Over the years, I’ve found that honoring gifts is a way to heal the grief that accompanies death – and sometimes it takes the death of a loved one to understand their full influence on my life.
So in that tradition, I want to honor a few of the gifts that Peter Gott – my step-dad — bestowed on me during my formative years. And now, I realize, throughout my life.
When I was around six, Peter showed up on the scene and several years later married my Mom. To be with him, we moved from New York City to a cozy, bucolic New England town in northwest corner of Connecticut. Until I left for college, he was a constant presence, almost greater than life. One who was there through the thick and thin – through some major life milestones as well as some heart wrenching tragedies.
Many have known him as “The Doctor in the House,” the author of a multitude of books…or a family doctor who actually made house calls any hour of the day or night.
But I literally had him as the doctor in MY house who could cure an ear infection in a flash or offer a hankie when I was in meltdown mode. Whose fingers could flit over piano keys and envelop a room with dreamy Broadway tunes. He regularly channeled the great jazz pianist, Oscar Peterson.
He played a mean game of tennis, and was relentless in teaching me to drive. He was a negotiator, a doctor, a writer, an auto aficionado, a friend, a Dad, and a really lousy cook (at least in the early years). He was also complex, and very human…and as it turns out, ultimately mortal. Who knew?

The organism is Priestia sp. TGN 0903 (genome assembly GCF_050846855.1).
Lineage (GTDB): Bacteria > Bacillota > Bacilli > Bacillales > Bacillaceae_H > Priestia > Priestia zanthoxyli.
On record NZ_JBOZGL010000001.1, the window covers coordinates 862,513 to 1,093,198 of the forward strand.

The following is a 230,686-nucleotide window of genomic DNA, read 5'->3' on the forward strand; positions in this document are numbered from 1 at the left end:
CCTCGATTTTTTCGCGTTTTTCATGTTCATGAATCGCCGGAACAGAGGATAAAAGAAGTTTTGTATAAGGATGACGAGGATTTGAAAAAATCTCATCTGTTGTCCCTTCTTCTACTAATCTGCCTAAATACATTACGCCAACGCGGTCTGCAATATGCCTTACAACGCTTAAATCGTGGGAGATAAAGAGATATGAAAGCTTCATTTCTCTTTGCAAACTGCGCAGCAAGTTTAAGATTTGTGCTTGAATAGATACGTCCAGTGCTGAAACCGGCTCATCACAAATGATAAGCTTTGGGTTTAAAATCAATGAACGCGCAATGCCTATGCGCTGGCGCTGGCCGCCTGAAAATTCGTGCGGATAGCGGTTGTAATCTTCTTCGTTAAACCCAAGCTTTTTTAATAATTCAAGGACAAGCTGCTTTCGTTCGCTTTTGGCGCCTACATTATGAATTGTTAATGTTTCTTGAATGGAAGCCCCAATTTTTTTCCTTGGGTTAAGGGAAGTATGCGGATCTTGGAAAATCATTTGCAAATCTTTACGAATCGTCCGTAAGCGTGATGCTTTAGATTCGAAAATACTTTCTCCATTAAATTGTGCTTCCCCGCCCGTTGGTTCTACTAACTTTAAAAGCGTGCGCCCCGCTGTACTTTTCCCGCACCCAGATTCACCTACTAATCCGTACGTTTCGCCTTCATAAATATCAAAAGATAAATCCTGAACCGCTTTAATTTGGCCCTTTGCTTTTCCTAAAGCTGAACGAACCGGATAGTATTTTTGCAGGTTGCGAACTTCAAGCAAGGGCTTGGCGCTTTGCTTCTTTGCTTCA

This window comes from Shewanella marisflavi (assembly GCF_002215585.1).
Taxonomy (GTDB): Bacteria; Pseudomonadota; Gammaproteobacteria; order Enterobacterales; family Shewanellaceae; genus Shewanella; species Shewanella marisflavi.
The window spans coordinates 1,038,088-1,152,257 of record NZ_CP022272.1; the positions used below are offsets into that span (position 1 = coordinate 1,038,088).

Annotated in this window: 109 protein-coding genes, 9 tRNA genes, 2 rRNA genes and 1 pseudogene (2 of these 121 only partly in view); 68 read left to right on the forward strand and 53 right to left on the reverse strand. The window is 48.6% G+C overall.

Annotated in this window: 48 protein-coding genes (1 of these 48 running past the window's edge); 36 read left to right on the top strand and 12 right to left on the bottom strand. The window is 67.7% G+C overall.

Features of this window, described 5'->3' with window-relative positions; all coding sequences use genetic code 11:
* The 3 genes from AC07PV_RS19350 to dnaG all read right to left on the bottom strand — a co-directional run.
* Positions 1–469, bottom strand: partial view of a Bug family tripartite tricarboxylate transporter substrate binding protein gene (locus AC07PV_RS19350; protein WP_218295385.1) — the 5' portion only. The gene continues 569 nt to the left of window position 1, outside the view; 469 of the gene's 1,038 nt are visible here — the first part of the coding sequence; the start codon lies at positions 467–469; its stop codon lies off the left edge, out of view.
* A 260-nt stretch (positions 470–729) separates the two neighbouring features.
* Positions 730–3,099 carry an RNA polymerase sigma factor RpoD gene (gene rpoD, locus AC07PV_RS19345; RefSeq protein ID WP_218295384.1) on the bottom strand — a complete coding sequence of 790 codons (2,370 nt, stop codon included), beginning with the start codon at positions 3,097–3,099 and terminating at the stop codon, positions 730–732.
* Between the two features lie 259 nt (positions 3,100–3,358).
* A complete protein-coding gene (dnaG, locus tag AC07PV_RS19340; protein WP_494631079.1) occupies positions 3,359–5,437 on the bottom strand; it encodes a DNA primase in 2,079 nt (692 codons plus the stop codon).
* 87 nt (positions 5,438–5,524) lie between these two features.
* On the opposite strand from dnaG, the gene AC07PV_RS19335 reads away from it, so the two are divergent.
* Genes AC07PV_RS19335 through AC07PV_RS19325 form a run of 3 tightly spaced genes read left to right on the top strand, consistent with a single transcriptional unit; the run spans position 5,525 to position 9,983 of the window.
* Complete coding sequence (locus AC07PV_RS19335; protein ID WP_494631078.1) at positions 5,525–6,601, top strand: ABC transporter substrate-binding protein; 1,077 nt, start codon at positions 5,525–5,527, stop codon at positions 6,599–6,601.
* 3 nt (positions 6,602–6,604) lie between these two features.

Growing up, he’d built a house in the woods in the early 70s in the rolling hills of Lakeville…and the endless acres of wilderness became my refuge. I spent hours and hours playing there, searching for bobcats (the cave!), pitching a tent outside the house, playing in streams, wandering aimlessly and never getting lost.
But my most memorable outdoor adventures were with Peter and my family – blazing trails, cross-country skiing up the back of Mt. Riga, ice-skating on our pond, building igloos from snow drifts, and hiking near the reservoir. In the wintertime, I lived in the Land of Narnia…this beautiful wilderness we called home. From these cherished moments evolved my deepest reverence for the natural world — a place to escape, a place where I’m never alone.
Today, as I quietly hiked through the redwoods in the Oakland Hills of Northern California, I was again inspired by the views as the songbirds mourned with me. I reflected on my family, our friends, and on the loss of Peter. The gentle breeze touched breathtaking trees, reminding me of the early years in “our woods.”
I never realized what an enormous impact Peter had on me – and who I am – until now. As with any parent, we ARE part of them, and although we weren’t related by blood, he deeply influenced my life and my love of nature.
I moved West to be close to spectacular views, the outdoors, balanced with the grit of urban life. I now share that love of nature with others as an environmental educator, as he was in his own way.
Thank you, Peter, for helping me become the person I am today.
A poem in his memory, by Mary Wood:
My help is in the mountain
Where I take myself to heal
The earthly wounds
That people give to me.
I find a rock with sun on it
And a stream where the water runs gentle
And the trees which one by one give me company.
So I must stay for a long time
Until I have grown from the rock
And the stream is running through me
And I cannot tell myself from one tall tree.
Then I know that nothing touches me
Nor makes me run away.
My help is in the mountain
That I take away with me.